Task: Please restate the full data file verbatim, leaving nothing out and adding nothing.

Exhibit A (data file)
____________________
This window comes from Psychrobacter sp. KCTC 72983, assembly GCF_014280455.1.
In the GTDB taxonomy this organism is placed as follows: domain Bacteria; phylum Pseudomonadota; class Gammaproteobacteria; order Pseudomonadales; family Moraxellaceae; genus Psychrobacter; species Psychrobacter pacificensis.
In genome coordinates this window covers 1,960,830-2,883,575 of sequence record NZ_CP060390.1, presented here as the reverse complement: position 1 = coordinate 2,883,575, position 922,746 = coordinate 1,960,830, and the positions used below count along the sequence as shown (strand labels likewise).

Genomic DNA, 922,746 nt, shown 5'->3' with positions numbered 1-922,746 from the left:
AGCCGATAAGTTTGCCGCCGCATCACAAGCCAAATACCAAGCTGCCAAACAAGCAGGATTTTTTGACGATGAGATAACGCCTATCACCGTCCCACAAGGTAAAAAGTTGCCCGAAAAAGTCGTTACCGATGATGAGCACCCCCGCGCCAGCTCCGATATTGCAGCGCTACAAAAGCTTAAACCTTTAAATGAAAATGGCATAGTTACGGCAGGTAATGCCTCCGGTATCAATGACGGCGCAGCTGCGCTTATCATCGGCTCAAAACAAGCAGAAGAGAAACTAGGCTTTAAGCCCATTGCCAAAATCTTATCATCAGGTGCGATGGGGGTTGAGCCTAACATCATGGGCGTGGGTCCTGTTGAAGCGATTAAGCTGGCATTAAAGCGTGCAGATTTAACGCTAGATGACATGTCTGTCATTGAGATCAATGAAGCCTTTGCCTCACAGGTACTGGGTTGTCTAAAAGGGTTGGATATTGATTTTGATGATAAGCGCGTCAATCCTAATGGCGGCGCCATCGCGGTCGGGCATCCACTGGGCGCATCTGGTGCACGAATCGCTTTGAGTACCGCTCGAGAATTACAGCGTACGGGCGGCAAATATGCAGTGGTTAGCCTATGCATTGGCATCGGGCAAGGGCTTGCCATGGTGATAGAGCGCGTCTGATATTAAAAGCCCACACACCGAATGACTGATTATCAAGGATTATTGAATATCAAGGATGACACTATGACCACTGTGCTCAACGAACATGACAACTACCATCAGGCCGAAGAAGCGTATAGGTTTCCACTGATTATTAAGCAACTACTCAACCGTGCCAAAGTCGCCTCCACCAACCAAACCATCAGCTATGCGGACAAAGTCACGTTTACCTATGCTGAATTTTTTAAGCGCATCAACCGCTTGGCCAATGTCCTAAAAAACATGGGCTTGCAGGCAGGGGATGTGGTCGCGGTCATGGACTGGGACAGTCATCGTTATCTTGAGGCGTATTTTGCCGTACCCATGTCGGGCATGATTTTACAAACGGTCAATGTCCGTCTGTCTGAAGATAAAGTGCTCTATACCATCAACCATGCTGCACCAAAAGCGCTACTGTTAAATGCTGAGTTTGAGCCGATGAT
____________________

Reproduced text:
This window comes from Psychrobacter sp. KCTC 72983, assembly GCF_014280455.1.
In the GTDB taxonomy this organism is placed as follows: domain Bacteria; phylum Pseudomonadota; class Gammaproteobacteria; order Pseudomonadales; family Moraxellaceae; genus Psychrobacter; species Psychrobacter pacificensis.
In genome coordinates this window covers 1,960,830-2,883,575 of sequence record NZ_CP060390.1, presented here as the reverse complement: position 1 = coordinate 2,883,575, position 922,746 = coordinate 1,960,830, and the positions used below count along the sequence as shown (strand labels likewise).

Genomic DNA, 922,746 nt, shown 5'->3' with positions numbered 1-922,746 from the left:
AGCCGATAAGTTTGCCGCCGCATCACAAGCCAAATACCAAGCTGCCAAACAAGCAGGATTTTTTGACGATGAGATAACGCCTATCACCGTCCCACAAGGTAAAAAGTTGCCCGAAAAAGTCGTTACCGATGATGAGCACCCCCGCGCCAGCTCCGATATTGCAGCGCTACAAAAGCTTAAACCTTTAAATGAAAATGGCATAGTTACGGCAGGTAATGCCTCCGGTATCAATGACGGCGCAGCTGCGCTTATCATCGGCTCAAAACAAGCAGAAGAGAAACTAGGCTTTAAGCCCATTGCCAAAATCTTATCATCAGGTGCGATGGGGGTTGAGCCTAACATCATGGGCGTGGGTCCTGTTGAAGCGATTAAGCTGGCATTAAAGCGTGCAGATTTAACGCTAGATGACATGTCTGTCATTGAGATCAATGAAGCCTTTGCCTCACAGGTACTGGGTTGTCTAAAAGGGTTGGATATTGATTTTGATGATAAGCGCGTCAATCCTAATGGCGGCGCCATCGCGGTCGGGCATCCACTGGGCGCATCTGGTGCACGAATCGCTTTGAGTACCGCTCGAGAATTACAGCGTACGGGCGGCAAATATGCAGTGGTTAGCCTATGCATTGGCATCGGGCAAGGGCTTGCCATGGTGATAGAGCGCGTCTGATATTAAAAGCCCACACACCGAATGACTGATTATCAAGGATTATTGAATATCAAGGATGACACTATGACCACTGTGCTCAACGAACATGACAACTACCATCAGGCCGAAGAAGCGTATAGGTTTCCACTGATTATTAAGCAACTACTCAACCGTGCCAAAGTCGCCTCCACCAACCAAACCATCAGCTATGCGGACAAAGTCACGTTTACCTATGCTGAATTTTTTAAGCGCATCAACCGCTTGGCCAATGTCCTAAAAAACATGGGCTTGCAGGCAGGGGATGTGGTCGCGGTCATGGACTGGGACAGTCATCGTTATCTTGAGGCGTATTTTGCCGTACCCATGTCGGGCATGATTTTACAAACGGTCAATGTCCGTCTGTCTGAAGATAAAGTGCTCTATACCATCAACCATGCTGCACCAAAAGCGCTACTGTTAAATGCTGAGTTTGAGCCGATGAT